This text is used for the Lectionary Year A on July 23, 2017.
A friend of mine recently adopted a baby. For years she and her husband have been interviewing with agencies, putting together books to describe themselves to prospective mothers, and praying that they might be selected. They want to open their home and hearts to a child in need and extend their family. In other words, they want to become family for a child who otherwise might not have one. Adoption is an extraordinary gift – both for the child and for the new parents.
In this mid-section of Romans 8 Paul transitions to this kind of “family” language, from a human life lived primarily for itself (“flesh”) to the gift of a new relationship to God (“Spirit”) and the household of faith. Paul begins in vs. 12 by addressing his readers as “brothers” (later translations add “and sisters”) and quickly moves to the language of adoption, calling those who are led by the Spirit “children of God.” Then he goes further, even referencing God by the intimate Aramaic word “Abba.” This is one of the words Jesus used in addressing God, which can be translated as “Dad” (Mark 14:36). Note the contrast here between living according to the flesh, which leads to isolation and death, with a life lived according to the Spirit, which leads to our adoption as children of God and becoming joint heirs with Christ. Humans cannot escape being indebted (vs. 12) – all of us serve some type of master. We are either beholden to the “flesh” (our own selfish desires and rebellion against God), or we are indebted to the God who invites us to deny ourselves and take up our cross and follow Him– with the promise of forgiveness and adoption as His children.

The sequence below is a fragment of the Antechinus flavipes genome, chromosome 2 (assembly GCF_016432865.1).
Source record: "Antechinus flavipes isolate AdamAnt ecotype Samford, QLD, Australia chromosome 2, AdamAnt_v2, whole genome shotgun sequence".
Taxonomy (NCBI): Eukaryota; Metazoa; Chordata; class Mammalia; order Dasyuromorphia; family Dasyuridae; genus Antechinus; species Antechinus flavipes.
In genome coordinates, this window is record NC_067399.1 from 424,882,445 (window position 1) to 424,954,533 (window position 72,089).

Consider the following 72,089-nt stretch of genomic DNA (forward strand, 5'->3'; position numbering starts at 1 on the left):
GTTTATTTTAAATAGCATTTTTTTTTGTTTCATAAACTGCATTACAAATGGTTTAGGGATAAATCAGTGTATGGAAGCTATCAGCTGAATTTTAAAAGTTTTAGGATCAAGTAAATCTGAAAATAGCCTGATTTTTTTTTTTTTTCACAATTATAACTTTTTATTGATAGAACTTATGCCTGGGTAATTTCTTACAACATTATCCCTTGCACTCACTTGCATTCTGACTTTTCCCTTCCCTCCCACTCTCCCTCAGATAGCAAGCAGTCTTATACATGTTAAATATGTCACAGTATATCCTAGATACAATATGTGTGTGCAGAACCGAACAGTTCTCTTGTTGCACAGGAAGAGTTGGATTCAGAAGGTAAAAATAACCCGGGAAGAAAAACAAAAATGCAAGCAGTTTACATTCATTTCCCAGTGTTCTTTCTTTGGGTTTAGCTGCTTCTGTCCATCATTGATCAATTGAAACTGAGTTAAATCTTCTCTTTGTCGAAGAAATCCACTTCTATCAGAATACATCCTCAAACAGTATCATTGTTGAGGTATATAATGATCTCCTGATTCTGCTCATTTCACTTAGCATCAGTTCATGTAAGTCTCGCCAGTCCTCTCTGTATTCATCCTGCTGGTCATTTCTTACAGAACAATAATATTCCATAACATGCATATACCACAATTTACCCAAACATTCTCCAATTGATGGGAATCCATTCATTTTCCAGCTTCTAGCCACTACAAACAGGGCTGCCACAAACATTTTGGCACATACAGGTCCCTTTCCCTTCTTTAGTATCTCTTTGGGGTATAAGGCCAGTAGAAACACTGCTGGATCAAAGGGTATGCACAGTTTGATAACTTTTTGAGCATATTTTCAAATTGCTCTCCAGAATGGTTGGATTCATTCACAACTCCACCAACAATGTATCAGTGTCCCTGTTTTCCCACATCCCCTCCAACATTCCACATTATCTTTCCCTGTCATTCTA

This text is used for the Lectionary Year C on November 20th, 2016.
Jeremiah is concerned with speaking truth, and truth can sometimes be painful. Jeremiah’s opening line of this passage is, “Woe to the shepherds.” The leaders of people of God, here probably referencing the kings of Judah, have failed the people. They have misled them and scattered the flock. A shepherd’s main task is guiding his or her flock, but this group has failed. Any amount of time spent in the church will bring about an example of a shepherd not tending to the flock. We can all think of the prime examples that come to mind. The scandals and swift downfalls are easy to notice. But, we might also do well to remember the small things that can lead a flock astray. Perhaps it is the simple temptation of a little more power. Perhaps, it is the allure of wealth and relevance. These small things can cause a shepherd to mislead his or her flock. As one preaching, Jeremiah’s hard truth probably calls for self-examination as much as indignation.
“I will attend to you.” These words from the Lord are of judgment, but they are also words motivated by care for His flock. The Lord has had enough and plans to take matters into His own hands. First, God will deal with those who have failed at their task. The judgment of God does not come from an arbitrary place. No, God steps into right a wrong to bring justice.